He adds that the adoption involves planting of the trees and talking care of them until they can survive on their own.
So far, they have planted over 100,000 trees within the 100 adopted ha with both indigenous and exotic species. Further, Scope Intervention is also building the capacity of the local community in sustainable forest management and helping them adopt alternative sources of livelihoods that will promote the conservation of the forest.
‘Fruit and Tree Project’ is another innovative initiative being implemented by Scope Intervention in the area. It is designed to improve the state of environment while improving their livelihoods and nutrition.
The project is being implemented through schools in Baringo County, one of the counties highly vulnerable to effects of climate change. It involves donation of fruit tree seedlings for establishment of fruit tree farms in the schools and enhancing the capacity of school going children to initiate and promote environmental conservation initiatives in their schools and homes.
“In the long run, the fruit trees planted will help improve the state of the environment, reduce greenhouse gas emission, yield fresh locally grown fruits that will be a supplemental source of nutrition to our school and the surrounding communities and also provide income when sold,” says John Tarus, the head teacher of Lolotorok primary school, one of the schools implementing the project.
Through Scope Climate Leadership Program, says Tarus, the organization has empowered school children and communities with necessary skills to help in the fight against climate change.
Though, lately, Scope Intervention has been facing some challenges hindering success, Gladys Cheruiyot, the communication and advocacy officer at the Scope Intervention says that significant progress has been achieved in terms of restoring environment in the Kenya’s six counties.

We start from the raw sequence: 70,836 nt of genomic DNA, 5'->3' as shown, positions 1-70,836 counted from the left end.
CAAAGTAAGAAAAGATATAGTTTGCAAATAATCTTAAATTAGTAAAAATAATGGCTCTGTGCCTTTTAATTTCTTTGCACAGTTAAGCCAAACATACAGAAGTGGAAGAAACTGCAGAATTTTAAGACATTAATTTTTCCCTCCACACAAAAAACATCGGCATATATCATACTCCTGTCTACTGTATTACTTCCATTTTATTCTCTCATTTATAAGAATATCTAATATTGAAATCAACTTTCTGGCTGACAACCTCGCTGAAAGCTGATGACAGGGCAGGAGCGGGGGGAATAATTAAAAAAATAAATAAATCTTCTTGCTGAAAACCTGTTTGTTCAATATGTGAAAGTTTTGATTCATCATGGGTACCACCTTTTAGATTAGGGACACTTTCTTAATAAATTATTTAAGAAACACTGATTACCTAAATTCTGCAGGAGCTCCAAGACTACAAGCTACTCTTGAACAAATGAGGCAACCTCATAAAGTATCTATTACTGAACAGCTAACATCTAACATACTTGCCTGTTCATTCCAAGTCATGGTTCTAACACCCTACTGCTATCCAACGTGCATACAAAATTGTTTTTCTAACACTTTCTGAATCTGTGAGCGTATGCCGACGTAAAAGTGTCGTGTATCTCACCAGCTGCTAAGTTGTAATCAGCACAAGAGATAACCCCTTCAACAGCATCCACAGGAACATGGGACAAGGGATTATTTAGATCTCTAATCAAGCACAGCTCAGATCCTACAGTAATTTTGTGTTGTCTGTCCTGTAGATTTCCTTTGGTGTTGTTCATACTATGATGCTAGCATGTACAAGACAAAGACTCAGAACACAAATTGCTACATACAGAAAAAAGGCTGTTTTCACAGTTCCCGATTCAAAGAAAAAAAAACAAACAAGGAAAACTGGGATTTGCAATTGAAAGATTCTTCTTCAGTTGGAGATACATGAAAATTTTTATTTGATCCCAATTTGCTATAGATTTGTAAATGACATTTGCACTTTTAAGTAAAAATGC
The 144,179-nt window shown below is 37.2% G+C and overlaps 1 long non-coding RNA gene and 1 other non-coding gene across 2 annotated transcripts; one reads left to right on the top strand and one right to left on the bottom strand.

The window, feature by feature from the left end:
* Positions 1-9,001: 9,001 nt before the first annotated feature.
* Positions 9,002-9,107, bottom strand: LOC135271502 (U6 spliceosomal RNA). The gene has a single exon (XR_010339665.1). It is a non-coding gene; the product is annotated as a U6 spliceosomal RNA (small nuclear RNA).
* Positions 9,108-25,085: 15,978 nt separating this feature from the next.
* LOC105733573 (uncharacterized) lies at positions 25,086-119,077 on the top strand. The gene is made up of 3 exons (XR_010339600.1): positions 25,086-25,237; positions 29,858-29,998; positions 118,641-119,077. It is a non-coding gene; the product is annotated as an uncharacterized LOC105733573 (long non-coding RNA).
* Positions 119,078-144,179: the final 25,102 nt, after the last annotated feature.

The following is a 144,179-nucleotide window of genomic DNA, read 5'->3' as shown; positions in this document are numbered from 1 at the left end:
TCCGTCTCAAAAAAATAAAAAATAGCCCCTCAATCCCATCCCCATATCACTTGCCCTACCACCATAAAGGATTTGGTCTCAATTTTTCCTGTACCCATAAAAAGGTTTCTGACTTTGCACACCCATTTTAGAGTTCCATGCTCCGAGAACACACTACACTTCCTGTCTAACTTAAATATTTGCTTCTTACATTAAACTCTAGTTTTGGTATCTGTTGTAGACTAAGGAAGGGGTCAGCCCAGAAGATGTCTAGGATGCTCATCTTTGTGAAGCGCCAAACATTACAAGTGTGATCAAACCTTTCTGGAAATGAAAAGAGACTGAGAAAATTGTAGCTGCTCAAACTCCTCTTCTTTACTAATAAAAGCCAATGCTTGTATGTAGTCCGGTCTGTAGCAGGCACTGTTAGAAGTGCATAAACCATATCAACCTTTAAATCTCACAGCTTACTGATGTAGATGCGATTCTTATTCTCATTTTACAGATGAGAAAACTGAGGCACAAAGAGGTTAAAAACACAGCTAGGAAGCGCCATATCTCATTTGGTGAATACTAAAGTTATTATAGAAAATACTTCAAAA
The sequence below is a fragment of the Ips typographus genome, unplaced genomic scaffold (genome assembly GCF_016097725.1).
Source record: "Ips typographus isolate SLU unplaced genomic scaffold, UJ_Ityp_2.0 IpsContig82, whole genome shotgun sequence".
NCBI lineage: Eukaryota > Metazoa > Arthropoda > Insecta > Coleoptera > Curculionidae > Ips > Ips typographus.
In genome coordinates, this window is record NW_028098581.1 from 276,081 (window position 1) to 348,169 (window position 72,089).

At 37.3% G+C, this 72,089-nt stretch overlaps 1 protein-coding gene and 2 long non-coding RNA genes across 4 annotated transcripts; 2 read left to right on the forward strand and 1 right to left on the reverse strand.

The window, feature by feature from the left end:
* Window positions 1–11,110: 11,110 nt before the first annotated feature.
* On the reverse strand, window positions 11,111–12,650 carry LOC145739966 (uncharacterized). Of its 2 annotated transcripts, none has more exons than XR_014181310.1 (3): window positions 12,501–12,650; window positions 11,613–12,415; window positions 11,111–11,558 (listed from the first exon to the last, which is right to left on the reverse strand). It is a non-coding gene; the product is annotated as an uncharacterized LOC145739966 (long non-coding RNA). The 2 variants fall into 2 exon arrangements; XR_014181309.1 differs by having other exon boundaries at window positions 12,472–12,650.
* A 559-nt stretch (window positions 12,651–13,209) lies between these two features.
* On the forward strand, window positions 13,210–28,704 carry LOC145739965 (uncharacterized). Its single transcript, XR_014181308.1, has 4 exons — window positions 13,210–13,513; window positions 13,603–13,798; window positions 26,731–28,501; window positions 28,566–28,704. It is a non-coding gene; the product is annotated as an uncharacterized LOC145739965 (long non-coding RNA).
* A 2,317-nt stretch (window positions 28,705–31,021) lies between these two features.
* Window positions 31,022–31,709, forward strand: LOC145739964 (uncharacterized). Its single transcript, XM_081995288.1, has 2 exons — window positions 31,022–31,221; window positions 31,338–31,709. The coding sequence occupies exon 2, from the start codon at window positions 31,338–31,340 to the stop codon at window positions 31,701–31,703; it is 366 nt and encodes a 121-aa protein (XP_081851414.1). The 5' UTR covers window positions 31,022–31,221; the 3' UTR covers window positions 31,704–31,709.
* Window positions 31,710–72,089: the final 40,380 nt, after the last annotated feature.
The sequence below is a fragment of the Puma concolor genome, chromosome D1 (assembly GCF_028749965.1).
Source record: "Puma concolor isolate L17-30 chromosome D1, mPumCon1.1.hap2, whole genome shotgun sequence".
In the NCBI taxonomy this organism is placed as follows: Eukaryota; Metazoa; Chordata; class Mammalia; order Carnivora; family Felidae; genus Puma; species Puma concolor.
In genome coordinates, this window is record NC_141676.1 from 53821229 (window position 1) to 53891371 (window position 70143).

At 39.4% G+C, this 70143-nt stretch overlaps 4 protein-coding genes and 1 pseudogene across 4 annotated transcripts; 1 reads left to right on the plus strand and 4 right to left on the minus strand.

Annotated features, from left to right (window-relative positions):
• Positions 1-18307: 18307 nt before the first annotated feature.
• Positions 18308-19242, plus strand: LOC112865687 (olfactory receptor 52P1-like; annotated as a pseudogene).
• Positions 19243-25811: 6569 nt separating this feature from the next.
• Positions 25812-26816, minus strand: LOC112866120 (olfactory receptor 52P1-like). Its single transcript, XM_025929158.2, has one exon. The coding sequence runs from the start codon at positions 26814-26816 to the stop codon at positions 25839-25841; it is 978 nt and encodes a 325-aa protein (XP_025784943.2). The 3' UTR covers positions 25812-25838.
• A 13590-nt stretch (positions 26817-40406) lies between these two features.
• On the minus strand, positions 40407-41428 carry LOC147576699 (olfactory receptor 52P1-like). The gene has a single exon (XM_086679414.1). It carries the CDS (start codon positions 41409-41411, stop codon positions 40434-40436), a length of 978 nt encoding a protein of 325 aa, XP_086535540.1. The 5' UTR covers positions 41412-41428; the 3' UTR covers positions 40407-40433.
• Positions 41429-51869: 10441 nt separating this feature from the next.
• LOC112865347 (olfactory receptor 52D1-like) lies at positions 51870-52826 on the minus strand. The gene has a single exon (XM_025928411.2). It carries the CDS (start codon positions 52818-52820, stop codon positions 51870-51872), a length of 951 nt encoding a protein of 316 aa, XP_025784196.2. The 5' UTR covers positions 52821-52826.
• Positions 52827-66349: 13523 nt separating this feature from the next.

Our biggest challenge is funding. We can do a lot more in terms of tree planting and improving capacities of the local communities in environmental conservation if we can access more financial support and bring on board more partners to support these efforts.
These efforts have gone a long way to support Kenya’s government initiatives to upscale afforestation and re-afforestation efforts in order to increase tree cover and subsequently enhance carbon sinks. This is in a bid to bring forest cover nationally to the 10 percent minimum required by the United Nations from the current 7 per cent.
Such youth-led solutions have demonstrated that youth-led and community-based initiatives are making tremendous contribution in the fight against climate change which mainly impacts heavily on local communities including mothers and children. These initiatives should be able to cushion the country against the vagaries of a changing climate both in the short term and long term.
This story was supported by InfoNile with funding from the CIVICUS Goalkeepers Youth Action Accelerator.